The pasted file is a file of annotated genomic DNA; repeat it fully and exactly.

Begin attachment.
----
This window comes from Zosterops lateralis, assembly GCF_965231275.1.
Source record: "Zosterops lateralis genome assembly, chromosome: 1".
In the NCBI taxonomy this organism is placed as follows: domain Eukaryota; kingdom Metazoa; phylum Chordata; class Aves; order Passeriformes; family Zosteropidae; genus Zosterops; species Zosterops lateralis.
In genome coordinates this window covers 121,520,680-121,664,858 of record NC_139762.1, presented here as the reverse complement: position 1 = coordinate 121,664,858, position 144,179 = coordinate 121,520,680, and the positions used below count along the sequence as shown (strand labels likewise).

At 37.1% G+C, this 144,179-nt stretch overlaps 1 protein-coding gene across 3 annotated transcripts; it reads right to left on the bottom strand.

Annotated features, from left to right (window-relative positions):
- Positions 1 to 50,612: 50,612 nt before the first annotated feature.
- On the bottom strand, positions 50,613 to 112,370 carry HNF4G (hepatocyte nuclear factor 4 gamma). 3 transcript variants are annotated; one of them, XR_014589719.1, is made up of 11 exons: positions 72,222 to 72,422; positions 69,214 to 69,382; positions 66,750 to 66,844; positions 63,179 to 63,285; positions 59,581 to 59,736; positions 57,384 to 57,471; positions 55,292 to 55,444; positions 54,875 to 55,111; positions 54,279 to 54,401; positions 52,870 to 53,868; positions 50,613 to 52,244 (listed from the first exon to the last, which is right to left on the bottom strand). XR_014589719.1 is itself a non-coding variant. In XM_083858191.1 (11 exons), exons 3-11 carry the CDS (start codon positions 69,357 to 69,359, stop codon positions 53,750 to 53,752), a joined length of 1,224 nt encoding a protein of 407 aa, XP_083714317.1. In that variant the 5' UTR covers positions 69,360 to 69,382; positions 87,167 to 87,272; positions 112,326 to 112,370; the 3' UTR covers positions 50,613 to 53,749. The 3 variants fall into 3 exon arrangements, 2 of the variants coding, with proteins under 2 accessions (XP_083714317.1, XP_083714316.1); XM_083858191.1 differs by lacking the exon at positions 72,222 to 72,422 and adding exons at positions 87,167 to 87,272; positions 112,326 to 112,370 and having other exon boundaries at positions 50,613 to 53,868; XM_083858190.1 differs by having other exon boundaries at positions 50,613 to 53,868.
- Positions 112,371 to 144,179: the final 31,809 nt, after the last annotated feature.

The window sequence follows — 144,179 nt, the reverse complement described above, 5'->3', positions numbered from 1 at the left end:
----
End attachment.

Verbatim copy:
This window comes from Zosterops lateralis, assembly GCF_965231275.1.
Source record: "Zosterops lateralis genome assembly, chromosome: 1".
In the NCBI taxonomy this organism is placed as follows: domain Eukaryota; kingdom Metazoa; phylum Chordata; class Aves; order Passeriformes; family Zosteropidae; genus Zosterops; species Zosterops lateralis.
In genome coordinates this window covers 121,520,680-121,664,858 of record NC_139762.1, presented here as the reverse complement: position 1 = coordinate 121,664,858, position 144,179 = coordinate 121,520,680, and the positions used below count along the sequence as shown (strand labels likewise).

At 37.1% G+C, this 144,179-nt stretch overlaps 1 protein-coding gene across 3 annotated transcripts; it reads right to left on the bottom strand.

Annotated features, from left to right (window-relative positions):
- Positions 1 to 50,612: 50,612 nt before the first annotated feature.
- On the bottom strand, positions 50,613 to 112,370 carry HNF4G (hepatocyte nuclear factor 4 gamma). 3 transcript variants are annotated; one of them, XR_014589719.1, is made up of 11 exons: positions 72,222 to 72,422; positions 69,214 to 69,382; positions 66,750 to 66,844; positions 63,179 to 63,285; positions 59,581 to 59,736; positions 57,384 to 57,471; positions 55,292 to 55,444; positions 54,875 to 55,111; positions 54,279 to 54,401; positions 52,870 to 53,868; positions 50,613 to 52,244 (listed from the first exon to the last, which is right to left on the bottom strand). XR_014589719.1 is itself a non-coding variant. In XM_083858191.1 (11 exons), exons 3-11 carry the CDS (start codon positions 69,357 to 69,359, stop codon positions 53,750 to 53,752), a joined length of 1,224 nt encoding a protein of 407 aa, XP_083714317.1. In that variant the 5' UTR covers positions 69,360 to 69,382; positions 87,167 to 87,272; positions 112,326 to 112,370; the 3' UTR covers positions 50,613 to 53,749. The 3 variants fall into 3 exon arrangements, 2 of the variants coding, with proteins under 2 accessions (XP_083714317.1, XP_083714316.1); XM_083858191.1 differs by lacking the exon at positions 72,222 to 72,422 and adding exons at positions 87,167 to 87,272; positions 112,326 to 112,370 and having other exon boundaries at positions 50,613 to 53,868; XM_083858190.1 differs by having other exon boundaries at positions 50,613 to 53,868.
- Positions 112,371 to 144,179: the final 31,809 nt, after the last annotated feature.

The window sequence follows — 144,179 nt, the reverse complement described above, 5'->3', positions numbered from 1 at the left end: